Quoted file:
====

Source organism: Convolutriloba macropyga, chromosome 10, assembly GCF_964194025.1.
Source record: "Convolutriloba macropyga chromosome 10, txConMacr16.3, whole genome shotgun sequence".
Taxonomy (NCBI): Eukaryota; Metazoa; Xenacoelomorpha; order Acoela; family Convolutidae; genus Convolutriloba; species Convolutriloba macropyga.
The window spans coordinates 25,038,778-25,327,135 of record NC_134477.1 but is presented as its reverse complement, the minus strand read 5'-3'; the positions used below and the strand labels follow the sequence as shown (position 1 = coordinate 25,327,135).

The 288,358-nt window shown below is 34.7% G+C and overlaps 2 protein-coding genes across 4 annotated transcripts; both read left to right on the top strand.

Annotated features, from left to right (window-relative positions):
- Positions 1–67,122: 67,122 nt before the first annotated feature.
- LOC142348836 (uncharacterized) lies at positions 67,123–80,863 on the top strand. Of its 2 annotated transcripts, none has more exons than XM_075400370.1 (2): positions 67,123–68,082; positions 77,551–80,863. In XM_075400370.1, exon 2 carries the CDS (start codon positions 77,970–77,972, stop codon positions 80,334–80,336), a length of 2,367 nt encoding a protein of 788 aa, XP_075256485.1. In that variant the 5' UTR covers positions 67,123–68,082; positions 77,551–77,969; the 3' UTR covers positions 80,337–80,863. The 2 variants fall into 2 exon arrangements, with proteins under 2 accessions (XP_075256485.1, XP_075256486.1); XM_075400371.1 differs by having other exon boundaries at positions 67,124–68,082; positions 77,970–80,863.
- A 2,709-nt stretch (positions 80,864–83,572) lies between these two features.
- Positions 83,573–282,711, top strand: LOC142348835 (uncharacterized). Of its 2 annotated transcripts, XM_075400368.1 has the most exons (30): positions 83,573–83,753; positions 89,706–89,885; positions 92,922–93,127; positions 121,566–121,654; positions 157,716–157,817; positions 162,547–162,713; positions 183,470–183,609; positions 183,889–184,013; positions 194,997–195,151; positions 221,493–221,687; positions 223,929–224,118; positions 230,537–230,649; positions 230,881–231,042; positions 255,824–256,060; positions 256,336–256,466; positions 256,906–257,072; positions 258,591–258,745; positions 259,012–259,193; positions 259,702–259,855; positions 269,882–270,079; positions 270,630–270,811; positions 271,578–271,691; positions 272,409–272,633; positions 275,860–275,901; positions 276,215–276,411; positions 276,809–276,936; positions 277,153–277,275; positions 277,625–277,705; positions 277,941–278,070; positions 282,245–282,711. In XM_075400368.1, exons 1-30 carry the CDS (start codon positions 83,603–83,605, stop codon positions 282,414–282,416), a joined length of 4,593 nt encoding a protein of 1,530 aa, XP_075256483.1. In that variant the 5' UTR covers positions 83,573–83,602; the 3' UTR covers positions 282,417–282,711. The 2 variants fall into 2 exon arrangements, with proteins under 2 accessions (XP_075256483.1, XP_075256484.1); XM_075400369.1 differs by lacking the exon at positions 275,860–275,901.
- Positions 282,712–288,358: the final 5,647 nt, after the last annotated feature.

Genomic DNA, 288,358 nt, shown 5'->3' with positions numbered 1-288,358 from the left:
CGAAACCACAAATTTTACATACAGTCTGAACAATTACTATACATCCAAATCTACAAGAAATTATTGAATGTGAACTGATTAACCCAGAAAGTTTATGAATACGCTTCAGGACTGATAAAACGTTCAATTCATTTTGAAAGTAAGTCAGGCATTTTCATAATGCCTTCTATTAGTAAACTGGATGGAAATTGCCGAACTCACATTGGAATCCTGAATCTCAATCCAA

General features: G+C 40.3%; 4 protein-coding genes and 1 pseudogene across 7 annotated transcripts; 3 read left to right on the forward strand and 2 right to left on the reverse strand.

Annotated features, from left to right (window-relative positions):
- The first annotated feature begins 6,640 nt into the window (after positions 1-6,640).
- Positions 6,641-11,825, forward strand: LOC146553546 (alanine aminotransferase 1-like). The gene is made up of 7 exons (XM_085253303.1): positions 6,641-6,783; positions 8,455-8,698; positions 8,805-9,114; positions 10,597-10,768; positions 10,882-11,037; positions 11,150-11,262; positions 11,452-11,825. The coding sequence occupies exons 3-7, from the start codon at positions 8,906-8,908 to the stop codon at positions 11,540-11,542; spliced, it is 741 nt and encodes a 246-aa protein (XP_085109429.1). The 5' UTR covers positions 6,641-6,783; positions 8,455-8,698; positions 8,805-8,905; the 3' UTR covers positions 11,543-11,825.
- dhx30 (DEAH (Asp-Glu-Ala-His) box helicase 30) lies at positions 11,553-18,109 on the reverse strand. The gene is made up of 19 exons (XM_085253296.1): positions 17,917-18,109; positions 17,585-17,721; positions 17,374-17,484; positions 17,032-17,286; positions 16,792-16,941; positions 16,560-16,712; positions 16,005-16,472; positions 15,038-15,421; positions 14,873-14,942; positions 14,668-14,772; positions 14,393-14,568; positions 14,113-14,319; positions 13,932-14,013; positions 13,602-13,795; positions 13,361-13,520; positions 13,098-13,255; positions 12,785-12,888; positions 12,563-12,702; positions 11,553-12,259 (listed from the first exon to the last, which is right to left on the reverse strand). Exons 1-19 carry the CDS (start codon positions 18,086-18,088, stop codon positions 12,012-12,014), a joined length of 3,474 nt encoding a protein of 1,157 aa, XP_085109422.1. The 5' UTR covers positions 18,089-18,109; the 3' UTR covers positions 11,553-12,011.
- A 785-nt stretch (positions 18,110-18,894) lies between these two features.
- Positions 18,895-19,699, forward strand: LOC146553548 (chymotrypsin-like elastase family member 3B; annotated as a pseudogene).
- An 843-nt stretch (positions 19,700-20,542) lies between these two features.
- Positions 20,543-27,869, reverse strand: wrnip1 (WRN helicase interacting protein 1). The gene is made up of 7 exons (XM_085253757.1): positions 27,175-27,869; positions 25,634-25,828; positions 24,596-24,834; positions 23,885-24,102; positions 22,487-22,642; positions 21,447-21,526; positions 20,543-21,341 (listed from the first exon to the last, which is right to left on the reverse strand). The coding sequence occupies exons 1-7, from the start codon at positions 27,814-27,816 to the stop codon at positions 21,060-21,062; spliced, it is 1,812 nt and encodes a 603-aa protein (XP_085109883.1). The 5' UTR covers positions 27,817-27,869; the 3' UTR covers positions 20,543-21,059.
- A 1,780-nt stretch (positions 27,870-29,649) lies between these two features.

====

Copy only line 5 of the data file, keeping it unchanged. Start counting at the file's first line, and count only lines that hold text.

The 288,358-nt window shown below is 34.7% G+C and overlaps 2 protein-coding genes across 4 annotated transcripts; both read left to right on the top strand.